Fat Daddy’s Burger House = Worst… Burgers… Ever

After “enjoying” three vomitous meals, I declare that Fat Daddy’s Burger House in Casa Linda Plaza is the second worst burger place in Dallas.

The first two meals were overpriced and disgusting burger and fries. It’s overpriced because you’ll lose $8 per meal without a beverage. It’s disgusting because they over-season everything with a nasty salt/seasoning mixture, and it’s very greasy.

Some people bathe in perfume to mask bad hygiene. Fat Daddy’s seasoning-bath masks its sewer-class quality.

The last time I was there, I got the chili and salad. I asked the cashier if the chili was made in house, and she assured me it was.

Liar! It was meat-flavored rubbery chunks from a can! Yuck! And the salad was just iceberg lettuce with a little cheese and a few vegetables on top. Highland Park prices imply quality. Fat Daddy’s delivers crap quality.

There’s is one draw: free beer. Seriously. Rumor is they can’t “sell” it because they lost their alcohol license. (Not sure if that’s true.) Since I don’t do beer, I’m not impressed.

The worse burgers are from Miami Subs, which used to be in Dallas on the northeast corner of Central Expressway access road and Southwestern. That was the absolute worst, most tasteless rubber burger I have ever had.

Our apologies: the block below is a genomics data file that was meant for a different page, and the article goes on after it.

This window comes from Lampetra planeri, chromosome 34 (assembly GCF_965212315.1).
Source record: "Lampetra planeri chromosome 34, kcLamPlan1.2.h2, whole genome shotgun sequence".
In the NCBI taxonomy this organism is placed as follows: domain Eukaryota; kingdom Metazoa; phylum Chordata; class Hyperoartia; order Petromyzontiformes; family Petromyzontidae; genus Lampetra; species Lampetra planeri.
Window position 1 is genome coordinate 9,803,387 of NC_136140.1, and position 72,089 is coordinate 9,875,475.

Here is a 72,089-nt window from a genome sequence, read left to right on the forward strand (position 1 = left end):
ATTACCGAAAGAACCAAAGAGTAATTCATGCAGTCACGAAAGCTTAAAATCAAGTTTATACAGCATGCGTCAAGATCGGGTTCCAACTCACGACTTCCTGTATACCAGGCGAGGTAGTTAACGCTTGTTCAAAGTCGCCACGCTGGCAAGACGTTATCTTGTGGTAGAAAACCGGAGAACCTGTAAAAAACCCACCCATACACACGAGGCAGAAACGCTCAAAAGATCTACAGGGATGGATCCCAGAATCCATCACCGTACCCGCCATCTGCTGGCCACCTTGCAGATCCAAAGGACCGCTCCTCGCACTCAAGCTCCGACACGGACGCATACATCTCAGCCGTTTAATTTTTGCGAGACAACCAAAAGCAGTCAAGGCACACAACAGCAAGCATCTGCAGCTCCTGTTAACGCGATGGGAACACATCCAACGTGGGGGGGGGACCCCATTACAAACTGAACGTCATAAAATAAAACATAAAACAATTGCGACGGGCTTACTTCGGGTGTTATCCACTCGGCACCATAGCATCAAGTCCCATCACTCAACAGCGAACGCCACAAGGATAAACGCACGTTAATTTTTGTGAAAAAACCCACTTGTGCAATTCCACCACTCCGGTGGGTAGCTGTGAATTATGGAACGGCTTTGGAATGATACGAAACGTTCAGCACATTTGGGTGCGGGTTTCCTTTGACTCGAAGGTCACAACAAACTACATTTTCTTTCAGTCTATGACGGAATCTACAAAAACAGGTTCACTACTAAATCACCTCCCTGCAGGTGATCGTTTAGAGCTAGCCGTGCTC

When speed enforcement gets out of hand

The United Kingdom is the poster child of an abusive police state. Thanks to its 6,000 automated speed cameras:

  • 4,500,000 drivers, 28% of all UK licensed drivers, have speeding convictions.
  • 900,000 drivers, 7% of all UK licensed drivers, are one conviction away from a driving ban.
  • 92% of moving violations are speeding tickets.
  • Almost $200,000,000 of revenue is raised annually with traffic fines.
  • Half of speeding violations are for less than 10 mph over the limit.

This is the sorry state where automated enforcement will bring us.

If you aren’t outraged, you haven’t been paying attention.

Sources: http://www.carkeys.co.uk/news/2007/march/30/12839.asp (most) and http://www.cfit.gov.uk/mf/reports/ar2004/index.htm (licensed driver count)